A strike called to protest against the killings of 35 Hindus has shut down parts of Indian-administered Kashmir.
Villages in Doda district are under guard
Suspected Islamic militants killed them in two separate incidents in the state's Jammu region, which is dominated by Hindus.
The killings came days ahead of scheduled talks between the Indian prime minister and separatists.
India says the attacks, the worst since it agreed a 2003 truce with Pakistan, are aimed at derailing peace efforts.
On Tuesday, Indian Home Minister Shivraj Patil travelled to Kashmir but was unable to visit the site of the attack because of bad weather.
The strike in protest against the killings has affected life in all the major towns of the state's Jammu region.
No group has come forward to say they carried out the killings which have been blamed on separatist militants.
Twenty-two people were shot dead after being taken from their homes in mountainous Doda district on Sunday.
On Monday, police found the bodies of nine Hindu cattle grazers who had been abducted in nearby Udhampur district.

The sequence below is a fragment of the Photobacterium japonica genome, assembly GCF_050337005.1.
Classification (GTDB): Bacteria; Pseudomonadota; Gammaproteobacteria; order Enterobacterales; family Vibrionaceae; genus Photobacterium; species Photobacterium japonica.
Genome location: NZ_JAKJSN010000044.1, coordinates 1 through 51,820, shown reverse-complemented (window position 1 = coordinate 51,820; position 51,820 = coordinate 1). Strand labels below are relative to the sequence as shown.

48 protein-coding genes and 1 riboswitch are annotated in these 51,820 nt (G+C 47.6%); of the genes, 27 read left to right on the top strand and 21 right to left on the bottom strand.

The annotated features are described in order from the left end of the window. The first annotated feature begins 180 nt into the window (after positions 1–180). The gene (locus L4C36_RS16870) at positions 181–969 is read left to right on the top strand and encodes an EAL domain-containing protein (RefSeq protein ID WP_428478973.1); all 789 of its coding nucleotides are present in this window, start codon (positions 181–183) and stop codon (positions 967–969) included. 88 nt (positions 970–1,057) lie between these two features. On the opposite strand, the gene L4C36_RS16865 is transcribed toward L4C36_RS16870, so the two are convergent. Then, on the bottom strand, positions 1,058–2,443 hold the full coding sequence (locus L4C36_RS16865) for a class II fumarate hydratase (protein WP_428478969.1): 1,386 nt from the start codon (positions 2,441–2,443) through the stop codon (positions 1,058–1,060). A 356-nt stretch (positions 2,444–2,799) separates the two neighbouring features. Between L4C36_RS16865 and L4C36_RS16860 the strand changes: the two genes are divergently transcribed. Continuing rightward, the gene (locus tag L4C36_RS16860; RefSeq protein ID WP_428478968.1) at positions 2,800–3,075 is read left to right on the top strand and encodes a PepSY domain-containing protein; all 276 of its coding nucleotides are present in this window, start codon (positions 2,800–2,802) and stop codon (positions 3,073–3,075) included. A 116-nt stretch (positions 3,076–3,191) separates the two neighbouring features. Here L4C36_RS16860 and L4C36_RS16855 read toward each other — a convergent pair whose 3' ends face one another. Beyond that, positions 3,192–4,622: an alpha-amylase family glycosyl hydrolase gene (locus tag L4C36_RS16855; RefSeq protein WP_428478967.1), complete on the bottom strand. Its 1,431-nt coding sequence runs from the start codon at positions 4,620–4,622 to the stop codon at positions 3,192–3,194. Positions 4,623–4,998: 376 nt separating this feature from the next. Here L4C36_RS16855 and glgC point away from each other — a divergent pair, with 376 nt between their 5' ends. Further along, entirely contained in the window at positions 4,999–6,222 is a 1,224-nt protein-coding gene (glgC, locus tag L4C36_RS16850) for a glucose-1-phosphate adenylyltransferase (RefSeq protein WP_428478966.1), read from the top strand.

The bodies of four other cattle grazers had been found on Sunday.
A leading militant group, the Hizbul Mujahideen, condemned the attack and alleged it had been carried out by Indian intelligence services.
More than 60,000 people have been killed since an armed separatist insurgency began in Kashmir in 1989.
India and Pakistan, both of which lay claim to Kashmir in its entirety, have observed a ceasefire in the region since 2003 and have been holding peace talks for the past two years.
On Tuesday, officials from both countries met in Delhi to discuss opening the Line of Control - which divides the disputed region between India and Pakistan - to trucks carrying cargo.
Last year the two countries launched a bus service across the LoC to allow Kashmiris to travel between Indian and Pakistani-administered Kashmir.
But the two sides have made little progress over the core Kashmir dispute.